TheSultan31003

More than likely it was Paul Morphy.  But others come to mind as well.  Capablanca, Fischer, Kasparov, and Carlsen are among my favorites whose games I study all the time.

For the time when Morphy was playing, he displayed a brilliancy of academic prowess that was truly awe inspiring.  He and Capablanca both learned how to play chess at an extremely high level merely by watching other's play and were never formerly taught the rules.  They did not have even close to the amount of information available like we do today and they still played gorgeous chess simply by the power of their wit.

I am completely at a loss for words when trying to wrap my head around the fact that these guys developed the tactical prowess that they had without ever having had a formal lesson or even read up on any theory.

SpiderUnicorn

yeah the 2 Carlsen WC matches weren't that good but his challengers still failed to win though. and his highest ever rating of 2882 is 31 higher Kasparov's 2851, and his splendid performance in the 4 tournaments in 2019, his 'scary win' over Aronian, and his complete dominance in the Blitz and Rapid Cote d'Ivoire is too overwhelming for any other Super-GM to keep up with his amazing pace of chess play

wollyhood
TheSultan31003 wrote:

More than likely it was Paul Morphy.  But others come to mind as well.  Capablanca, Fischer, Kasparov, and Carlsen are among my favorites whose games I study all the time.

For the time when Morphy was playing, he displayed a brilliancy of academic prowess that was truly awe inspiring.  He and Capablanca both learned how to play chess at an extremely high level merely by watching other's play and were never formerly taught the rules.  They did not have even close to the amount of information available like we do today and they still played gorgeous chess simply by the power of their wit.

I am completely at a loss for words when trying to wrap my head around the fact that these guys developed the tactical prowess that they had without ever having had a formal lesson or even read up on any theory.

I love you right now

No theory.... ecstacy

Skarznik

So true about Morphy. For those who think he played some sort of Neandrathal chess, here is an example of his genius. http://www.chessgames.com/perl/chessgame?gid=1027914&comp=1

Realizing that Bird played Lasker in tournaments, and Lasker played Botvinnik, Morphy is not that far removed from 'modern chess; as one might think. This game is analyzed in West's very cool book 'The Dynamic Philidor Counter Gambit ' (Morphy's opening line still has theoretical value) - Karpov and his computer looks at the position after White's b4 to see if the sacrifice was sound, and after 17 moves comes up with the evaluation 'unclear' !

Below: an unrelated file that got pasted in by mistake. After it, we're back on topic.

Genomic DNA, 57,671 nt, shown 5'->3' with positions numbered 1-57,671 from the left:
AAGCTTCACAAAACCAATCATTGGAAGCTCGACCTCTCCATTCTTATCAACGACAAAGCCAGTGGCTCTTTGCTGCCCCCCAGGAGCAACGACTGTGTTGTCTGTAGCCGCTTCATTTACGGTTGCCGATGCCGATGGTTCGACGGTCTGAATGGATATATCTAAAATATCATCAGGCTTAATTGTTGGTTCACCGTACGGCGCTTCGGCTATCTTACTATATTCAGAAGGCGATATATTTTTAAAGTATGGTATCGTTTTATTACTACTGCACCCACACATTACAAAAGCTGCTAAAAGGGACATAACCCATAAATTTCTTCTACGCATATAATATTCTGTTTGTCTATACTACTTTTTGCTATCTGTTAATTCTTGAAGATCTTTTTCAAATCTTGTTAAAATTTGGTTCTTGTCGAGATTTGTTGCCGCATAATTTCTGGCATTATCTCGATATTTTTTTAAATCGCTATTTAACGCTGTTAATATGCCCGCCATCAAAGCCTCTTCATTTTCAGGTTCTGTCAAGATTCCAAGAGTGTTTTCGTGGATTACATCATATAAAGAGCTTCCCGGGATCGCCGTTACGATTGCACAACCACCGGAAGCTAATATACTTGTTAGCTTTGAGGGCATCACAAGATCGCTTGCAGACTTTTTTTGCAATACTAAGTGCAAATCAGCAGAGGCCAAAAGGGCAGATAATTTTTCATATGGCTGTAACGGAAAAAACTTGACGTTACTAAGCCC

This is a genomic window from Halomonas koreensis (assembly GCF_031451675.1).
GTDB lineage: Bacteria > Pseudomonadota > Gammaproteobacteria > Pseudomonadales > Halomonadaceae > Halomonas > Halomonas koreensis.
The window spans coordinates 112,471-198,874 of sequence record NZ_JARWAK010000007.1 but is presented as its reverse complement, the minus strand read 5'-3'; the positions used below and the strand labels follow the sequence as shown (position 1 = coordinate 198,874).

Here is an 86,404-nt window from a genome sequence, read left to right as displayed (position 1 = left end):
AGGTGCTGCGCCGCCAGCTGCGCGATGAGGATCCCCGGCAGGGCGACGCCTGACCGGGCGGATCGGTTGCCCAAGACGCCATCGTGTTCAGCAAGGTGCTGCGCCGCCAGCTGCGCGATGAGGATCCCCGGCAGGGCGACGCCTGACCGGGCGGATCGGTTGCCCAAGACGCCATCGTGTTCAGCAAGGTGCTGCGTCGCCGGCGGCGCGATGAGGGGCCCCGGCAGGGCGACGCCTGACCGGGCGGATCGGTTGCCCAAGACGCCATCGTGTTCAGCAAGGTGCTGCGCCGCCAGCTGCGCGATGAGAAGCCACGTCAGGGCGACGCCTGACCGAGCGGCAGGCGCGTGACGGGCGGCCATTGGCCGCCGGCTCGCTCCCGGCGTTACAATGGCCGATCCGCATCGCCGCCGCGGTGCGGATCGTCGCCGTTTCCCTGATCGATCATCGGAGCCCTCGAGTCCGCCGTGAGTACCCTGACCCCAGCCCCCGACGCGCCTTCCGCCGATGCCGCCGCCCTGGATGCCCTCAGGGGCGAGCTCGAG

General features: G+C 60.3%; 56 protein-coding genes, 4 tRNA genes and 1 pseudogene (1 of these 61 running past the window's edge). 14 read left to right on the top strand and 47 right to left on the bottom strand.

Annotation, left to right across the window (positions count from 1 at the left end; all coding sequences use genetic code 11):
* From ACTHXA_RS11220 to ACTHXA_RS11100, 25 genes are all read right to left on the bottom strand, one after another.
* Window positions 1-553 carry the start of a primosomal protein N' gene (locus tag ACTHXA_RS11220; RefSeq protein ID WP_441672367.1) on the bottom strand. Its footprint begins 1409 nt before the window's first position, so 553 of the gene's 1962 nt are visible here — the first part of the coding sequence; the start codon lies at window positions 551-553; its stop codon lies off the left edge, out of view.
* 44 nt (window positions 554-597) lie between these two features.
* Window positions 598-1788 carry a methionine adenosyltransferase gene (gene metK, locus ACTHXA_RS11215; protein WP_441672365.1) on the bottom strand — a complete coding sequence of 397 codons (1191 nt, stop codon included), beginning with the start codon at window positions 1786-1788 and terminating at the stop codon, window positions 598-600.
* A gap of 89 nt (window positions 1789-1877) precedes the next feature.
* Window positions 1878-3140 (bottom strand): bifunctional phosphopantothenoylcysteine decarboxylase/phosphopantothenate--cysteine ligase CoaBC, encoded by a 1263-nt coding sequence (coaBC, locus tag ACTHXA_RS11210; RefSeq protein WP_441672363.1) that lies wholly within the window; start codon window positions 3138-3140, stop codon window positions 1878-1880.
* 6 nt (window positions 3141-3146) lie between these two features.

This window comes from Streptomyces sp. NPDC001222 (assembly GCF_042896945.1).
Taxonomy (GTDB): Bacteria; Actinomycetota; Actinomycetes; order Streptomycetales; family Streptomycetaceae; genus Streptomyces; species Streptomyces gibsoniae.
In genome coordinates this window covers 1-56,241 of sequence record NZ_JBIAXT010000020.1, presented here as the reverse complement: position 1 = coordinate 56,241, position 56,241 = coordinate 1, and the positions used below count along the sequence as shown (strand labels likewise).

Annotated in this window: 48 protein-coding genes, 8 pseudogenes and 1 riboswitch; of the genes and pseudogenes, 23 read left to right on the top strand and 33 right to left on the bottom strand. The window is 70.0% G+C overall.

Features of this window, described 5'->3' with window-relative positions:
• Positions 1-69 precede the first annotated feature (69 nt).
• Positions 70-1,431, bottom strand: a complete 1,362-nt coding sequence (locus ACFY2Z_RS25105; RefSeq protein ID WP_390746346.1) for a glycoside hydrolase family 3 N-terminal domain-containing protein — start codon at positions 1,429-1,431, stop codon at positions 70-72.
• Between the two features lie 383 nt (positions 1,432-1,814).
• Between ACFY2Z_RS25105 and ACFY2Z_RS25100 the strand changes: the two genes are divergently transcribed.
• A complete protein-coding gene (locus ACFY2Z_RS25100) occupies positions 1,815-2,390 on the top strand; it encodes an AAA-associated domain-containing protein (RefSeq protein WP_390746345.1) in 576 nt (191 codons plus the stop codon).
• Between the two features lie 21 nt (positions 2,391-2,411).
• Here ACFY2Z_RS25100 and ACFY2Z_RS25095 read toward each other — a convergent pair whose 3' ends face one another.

TheSultan31003
wollyhood wrote:
TheSultan31003 wrote:

More than likely it was Paul Morphy.  But others come to mind as well.  Capablanca, Fischer, Kasparov, and Carlsen are among my favorites whose games I study all the time.

For the time when Morphy was playing, he displayed a brilliancy of academic prowess that was truly awe inspiring.  He and Capablanca both learned how to play chess at an extremely high level merely by watching other's play and were never formerly taught the rules.  They did not have even close to the amount of information available like we do today and they still played gorgeous chess simply by the power of their wit.

I am completely at a loss for words when trying to wrap my head around the fact that these guys developed the tactical prowess that they had without ever having had a formal lesson or even read up on any theory.

I love you right now

No theory.... ecstacy

Lol thanks

TheSultan31003

If you are measuring champions based on their tournament results you are missing one of the most important factors that influences the landscape. The amount of information available to them at the time of their relevance. Raw talent is hard to argue.

Kasparov had teams of grandmasters working for him when he was preparing for world championships.  He still is an incredible talent for sure, though.  Carlsen has the most information available to him out of all the champions mentioned because he is the most current.  It doesn't mean, he isn't a fantastic champion, it just means he is a modern, high level GM and quite possibly could break the record for the highest rating of all time in Classical format.

However, before Chessbase, before engines, before even the numerous works that were written in the last 50 years made information in chess so much more readily available in today's landscape.  Before all of this, there were players that were almost as strong as the GM's of today, just by their own intuition.  For me, that is almost wizard-like.  A candid sorcery that is inexplicable. 

It's almost as fascinatingly curious as to how Nikola Tesla was able to identify the transmission of free energy wireless before the concept was even conceived. That type of genius is awe-inspiring and unmatched.

BonTheCat

When assessing individual players, it's worth looking at their longevity. There were numerous GMs who got the title in 70s and 80s, and then relatively quickly fell back to E2300-E2400, and many players begin to tail off as early as their mid-30s. This is what makes players like Lasker, Rubinstein, Botvinnik, Smyslov, Tal, Korchnoi etc. so remarkable. They were able to continue developing as chess itself took huge leaps. Lasker was 67 when he took third place at Moscow 1935 - ahead of all the young guns. Botvinnik was 52 years old when he lost the WC against Tigran Petrosian in 1963 and still top 10 in the world when he retired in 1970 (E2640, only 30 points below Spassky, the world champion). Smyslov reached the Candidates Semi-final aged 64. Korchnoi was still above E2600 when he was 75 years old, above E2550 when had his stroke and nearly E2500 when he died at the age of 85.

wollyhood

way to die on top : )

nice little stuff you to the dieties